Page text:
Year Released: 2012
MPAA Rating: Unrated
Running Time: 94 minutes
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It’s been fifteen years since Janeth (April Hartman) found her mother, Winona (Paula Marcenaro Solinger), dead in bed, with two bite marks in her neck. Back in her hometown, Janeth tries to visit her mother’s grave, but when she finds it things are not as she suspected. For one, there’s no head stone and the grave is significantly set separate from the rest of the cemetery. Additionally, it appears to have bars over the top of it.
Angry, Janeth instructs the caretaker, Victor (Carl Bailey), to clean up the grave. In the meantime, she makes a friend with local Mike Rivers (J.B. Brady), who offers to let her stay at his sister Gina’s apartment while she is out of town. When Victor is found dead the next day, and the grave disturbed, local priest Matthew (Richard Houghton), father to Mike, fears that the vampire menace he and his coroner friend Wilford (Chris Macone) stopped over a decade ago has returned.
And he’s right. Winona has risen from the grave, intent on getting revenge on the priest, and his family and friends, for trapping her in her grave for all those years, instead of staking and beheading her like the priest did with all the other vampires. Of course, the priest would’ve finished her off, but he was stopped by local law enforcement, embodied by Detective Rance (Tim Newkirk), who didn’t believe in vampires and found Priest Matt and Wilford’s behavior to be ghoulish, if not criminal.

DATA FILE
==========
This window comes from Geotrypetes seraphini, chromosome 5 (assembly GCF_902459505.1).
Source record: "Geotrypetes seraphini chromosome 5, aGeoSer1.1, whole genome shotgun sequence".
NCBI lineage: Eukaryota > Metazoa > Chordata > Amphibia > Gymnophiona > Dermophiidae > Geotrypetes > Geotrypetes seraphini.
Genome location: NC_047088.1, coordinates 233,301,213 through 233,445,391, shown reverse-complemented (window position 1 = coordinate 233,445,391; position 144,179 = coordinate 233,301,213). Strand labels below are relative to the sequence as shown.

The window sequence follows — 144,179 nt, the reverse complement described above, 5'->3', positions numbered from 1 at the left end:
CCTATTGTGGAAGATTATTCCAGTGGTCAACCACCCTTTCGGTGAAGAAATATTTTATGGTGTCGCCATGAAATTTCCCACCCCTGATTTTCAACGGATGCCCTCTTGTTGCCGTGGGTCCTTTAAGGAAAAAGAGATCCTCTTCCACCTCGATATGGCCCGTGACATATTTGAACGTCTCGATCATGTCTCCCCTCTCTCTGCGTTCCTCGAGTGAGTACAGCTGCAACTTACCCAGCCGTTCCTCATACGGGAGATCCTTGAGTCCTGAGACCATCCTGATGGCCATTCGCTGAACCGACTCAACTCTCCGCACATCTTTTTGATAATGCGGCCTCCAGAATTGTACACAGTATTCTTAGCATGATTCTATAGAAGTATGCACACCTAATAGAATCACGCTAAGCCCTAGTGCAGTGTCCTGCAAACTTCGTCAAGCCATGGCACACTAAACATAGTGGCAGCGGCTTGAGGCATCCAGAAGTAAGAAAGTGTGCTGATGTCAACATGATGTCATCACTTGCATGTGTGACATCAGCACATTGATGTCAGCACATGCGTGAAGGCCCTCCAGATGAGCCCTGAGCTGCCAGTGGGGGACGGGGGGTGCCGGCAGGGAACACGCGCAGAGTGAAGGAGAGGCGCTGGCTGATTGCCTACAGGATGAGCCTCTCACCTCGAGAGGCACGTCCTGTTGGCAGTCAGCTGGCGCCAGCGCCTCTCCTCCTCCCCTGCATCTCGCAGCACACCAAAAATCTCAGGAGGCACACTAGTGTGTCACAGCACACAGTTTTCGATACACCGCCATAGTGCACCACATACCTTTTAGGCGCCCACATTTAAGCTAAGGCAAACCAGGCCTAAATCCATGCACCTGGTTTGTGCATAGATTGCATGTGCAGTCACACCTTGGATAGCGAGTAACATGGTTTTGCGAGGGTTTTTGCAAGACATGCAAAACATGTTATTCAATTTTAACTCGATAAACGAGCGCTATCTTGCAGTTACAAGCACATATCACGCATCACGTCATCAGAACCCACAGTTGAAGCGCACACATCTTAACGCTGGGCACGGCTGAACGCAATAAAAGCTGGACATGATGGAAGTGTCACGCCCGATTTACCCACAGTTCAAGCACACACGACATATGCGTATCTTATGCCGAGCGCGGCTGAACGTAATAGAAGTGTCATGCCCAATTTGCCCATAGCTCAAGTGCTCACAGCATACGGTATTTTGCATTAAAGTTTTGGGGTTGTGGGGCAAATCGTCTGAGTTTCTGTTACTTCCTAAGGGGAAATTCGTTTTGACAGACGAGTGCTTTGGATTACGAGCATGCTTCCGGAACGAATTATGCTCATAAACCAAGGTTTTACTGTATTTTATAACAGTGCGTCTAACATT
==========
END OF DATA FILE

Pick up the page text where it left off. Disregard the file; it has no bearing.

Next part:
Jim DeVault’s Blood Reunion is intriguing in that it’s a revenge horror movie where the person seeking revenge is pissed off that no one killed her. Thus, it’s a “misery loves company” revenge scenario, and that gives the film a unique angle to operate from. Unfortunately, that angle is marred by filmmaking choices no doubt connect to low resources, and acting that is more miss than hit.
Regarding the former, for example, more than a few shots appear to be done day-for-night which, if your lighting budget or resources in general are limited, I understand the choice. The unfortunate result is that the image appears to be stuck in a low contrast blue-gray fog that doesn’t look all that great. Proper lighting, and the scenes being shot at night, can eliminate many of these issues, if indeed these sequences were shot day-for-night and not in some weird twilight time where everything just looks horrible.
On the acting front, most everyone is passable at best, but no one comes out looking all that great. I’m usually not one to single any actor out, especially when the whole troupe is obviously not having their best day, but Tim Newkirk’s performance as Det. Rance is particularly distracting. I don’t know why he chose to go a route that made him sound like Jack Palance crossed with Agent Smith from The Matrix, but his performance is all quiet gravel and drawn-out cadence. If that’s how he sounds and talks in real life, I apologize, but it appeared as though he made an acting choice that backfired, at least for me.
In the end, save the somewhat unique revenge angle, Blood Reunion is a low budget horror film that looks and sounds like a low budget horror film. It’s not particularly good, but I have friends who adore movies like this, so I know an audience exists for this type of flick. For me, it was weak and forgettable.
This film was submitted for review through our Submission for Review system. If you have a film you’d like us to see, and we aren’t already looking into it on our own, you too can utilize this service.
Posted on June 30, 2013 in Reviews by Mark Bell
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